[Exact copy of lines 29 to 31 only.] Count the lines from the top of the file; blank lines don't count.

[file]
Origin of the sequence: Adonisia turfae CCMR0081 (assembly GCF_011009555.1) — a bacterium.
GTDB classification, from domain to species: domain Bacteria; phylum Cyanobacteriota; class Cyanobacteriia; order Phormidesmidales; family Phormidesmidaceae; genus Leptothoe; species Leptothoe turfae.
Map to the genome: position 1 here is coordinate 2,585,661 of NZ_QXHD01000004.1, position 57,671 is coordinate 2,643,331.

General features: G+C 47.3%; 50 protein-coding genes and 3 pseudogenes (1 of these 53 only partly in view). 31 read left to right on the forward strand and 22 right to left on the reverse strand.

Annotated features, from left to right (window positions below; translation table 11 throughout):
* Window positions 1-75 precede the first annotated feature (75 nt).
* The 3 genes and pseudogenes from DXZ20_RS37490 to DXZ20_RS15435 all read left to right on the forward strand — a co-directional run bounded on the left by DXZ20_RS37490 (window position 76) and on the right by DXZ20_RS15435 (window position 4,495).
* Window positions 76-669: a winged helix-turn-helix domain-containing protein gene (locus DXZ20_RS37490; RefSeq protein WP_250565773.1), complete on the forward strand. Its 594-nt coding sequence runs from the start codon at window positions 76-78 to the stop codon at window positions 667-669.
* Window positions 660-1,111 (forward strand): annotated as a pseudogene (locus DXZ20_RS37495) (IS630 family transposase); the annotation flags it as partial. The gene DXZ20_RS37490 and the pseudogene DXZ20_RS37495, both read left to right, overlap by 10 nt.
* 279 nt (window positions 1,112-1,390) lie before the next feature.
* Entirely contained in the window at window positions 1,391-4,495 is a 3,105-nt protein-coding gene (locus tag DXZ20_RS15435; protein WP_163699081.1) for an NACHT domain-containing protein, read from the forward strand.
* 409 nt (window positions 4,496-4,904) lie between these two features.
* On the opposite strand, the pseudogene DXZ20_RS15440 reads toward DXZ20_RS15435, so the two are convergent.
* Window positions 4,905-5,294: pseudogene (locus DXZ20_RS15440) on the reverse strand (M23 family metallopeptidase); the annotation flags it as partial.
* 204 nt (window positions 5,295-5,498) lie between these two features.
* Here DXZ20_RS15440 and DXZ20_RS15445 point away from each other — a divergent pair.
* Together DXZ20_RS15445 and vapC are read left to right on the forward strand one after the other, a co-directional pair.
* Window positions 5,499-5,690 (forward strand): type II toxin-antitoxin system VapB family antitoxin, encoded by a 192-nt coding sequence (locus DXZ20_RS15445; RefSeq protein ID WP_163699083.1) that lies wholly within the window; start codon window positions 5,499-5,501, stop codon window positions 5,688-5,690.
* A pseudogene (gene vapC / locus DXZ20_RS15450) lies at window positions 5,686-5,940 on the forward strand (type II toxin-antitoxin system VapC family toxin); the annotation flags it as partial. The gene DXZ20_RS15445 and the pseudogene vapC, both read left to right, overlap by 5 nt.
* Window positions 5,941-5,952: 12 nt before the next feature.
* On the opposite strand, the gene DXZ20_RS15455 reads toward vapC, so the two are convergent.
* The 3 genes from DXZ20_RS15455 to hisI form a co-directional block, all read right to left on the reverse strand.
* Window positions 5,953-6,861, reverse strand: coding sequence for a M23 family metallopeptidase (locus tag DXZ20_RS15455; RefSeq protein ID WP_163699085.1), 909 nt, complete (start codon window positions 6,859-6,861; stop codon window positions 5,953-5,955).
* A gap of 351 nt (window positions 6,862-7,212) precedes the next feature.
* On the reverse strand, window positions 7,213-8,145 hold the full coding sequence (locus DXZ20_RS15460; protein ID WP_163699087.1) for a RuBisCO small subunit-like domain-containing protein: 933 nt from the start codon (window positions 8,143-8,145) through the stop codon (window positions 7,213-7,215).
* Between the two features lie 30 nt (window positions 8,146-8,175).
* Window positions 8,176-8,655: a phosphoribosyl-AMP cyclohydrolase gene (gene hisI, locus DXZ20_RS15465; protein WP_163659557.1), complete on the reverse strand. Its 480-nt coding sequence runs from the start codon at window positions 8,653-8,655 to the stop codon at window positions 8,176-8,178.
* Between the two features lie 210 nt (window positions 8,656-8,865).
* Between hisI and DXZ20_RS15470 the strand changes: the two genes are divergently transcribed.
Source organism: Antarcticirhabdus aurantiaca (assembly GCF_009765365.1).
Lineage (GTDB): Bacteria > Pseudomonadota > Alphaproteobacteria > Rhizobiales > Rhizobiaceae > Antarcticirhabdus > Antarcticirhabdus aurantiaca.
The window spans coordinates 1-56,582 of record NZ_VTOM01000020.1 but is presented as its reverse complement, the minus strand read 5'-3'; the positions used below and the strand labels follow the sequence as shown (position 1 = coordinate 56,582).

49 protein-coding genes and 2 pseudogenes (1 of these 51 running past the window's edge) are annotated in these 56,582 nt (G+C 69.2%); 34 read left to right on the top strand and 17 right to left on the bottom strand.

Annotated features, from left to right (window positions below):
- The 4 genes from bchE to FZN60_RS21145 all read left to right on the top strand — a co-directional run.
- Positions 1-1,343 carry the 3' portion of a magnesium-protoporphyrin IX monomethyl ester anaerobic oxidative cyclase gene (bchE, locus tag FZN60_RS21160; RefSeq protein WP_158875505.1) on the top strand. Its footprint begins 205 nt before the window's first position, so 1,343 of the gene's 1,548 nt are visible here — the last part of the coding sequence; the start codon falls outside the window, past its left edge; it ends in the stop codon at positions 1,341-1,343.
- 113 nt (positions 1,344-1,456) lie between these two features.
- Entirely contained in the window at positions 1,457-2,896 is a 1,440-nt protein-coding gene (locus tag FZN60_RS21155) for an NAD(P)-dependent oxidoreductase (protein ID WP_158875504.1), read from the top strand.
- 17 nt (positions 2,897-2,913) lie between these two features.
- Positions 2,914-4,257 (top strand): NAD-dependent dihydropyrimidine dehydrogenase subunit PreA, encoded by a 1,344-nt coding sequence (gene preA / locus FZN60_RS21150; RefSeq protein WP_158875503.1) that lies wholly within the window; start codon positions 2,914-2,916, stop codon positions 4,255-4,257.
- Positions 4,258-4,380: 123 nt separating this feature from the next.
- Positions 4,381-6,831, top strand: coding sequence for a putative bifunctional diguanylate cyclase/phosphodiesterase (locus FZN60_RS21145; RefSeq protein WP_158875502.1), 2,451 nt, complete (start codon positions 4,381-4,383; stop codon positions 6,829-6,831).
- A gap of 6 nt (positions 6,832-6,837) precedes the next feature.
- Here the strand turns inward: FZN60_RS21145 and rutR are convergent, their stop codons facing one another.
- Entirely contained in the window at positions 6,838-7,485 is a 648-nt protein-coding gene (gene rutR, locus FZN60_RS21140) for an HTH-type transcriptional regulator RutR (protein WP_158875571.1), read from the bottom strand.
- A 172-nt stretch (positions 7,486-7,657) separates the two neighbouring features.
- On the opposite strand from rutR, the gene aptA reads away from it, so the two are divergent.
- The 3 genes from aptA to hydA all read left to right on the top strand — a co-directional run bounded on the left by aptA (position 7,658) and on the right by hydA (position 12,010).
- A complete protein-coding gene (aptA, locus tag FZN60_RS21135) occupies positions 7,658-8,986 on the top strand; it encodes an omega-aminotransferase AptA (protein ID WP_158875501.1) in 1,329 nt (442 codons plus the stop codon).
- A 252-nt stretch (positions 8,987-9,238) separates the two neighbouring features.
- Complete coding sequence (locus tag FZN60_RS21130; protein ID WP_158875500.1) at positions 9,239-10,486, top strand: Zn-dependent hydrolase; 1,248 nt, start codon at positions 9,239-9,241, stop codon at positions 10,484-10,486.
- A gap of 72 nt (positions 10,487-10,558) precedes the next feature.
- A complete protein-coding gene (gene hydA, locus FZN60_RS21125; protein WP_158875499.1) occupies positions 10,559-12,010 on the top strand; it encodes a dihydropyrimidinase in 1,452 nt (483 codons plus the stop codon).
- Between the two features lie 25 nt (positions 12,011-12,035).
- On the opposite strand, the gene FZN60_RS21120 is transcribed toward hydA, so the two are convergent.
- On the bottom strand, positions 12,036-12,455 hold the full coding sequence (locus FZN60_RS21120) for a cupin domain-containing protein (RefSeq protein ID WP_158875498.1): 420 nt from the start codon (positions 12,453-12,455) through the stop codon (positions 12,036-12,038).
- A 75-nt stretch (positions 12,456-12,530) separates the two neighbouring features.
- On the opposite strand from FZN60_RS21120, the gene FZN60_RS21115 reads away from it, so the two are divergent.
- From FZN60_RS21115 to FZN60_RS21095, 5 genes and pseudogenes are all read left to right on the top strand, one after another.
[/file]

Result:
* Between hisI and DXZ20_RS15470 the strand changes: the two genes are divergently transcribed.
Source organism: Antarcticirhabdus aurantiaca (assembly GCF_009765365.1).
Lineage (GTDB): Bacteria > Pseudomonadota > Alphaproteobacteria > Rhizobiales > Rhizobiaceae > Antarcticirhabdus > Antarcticirhabdus aurantiaca.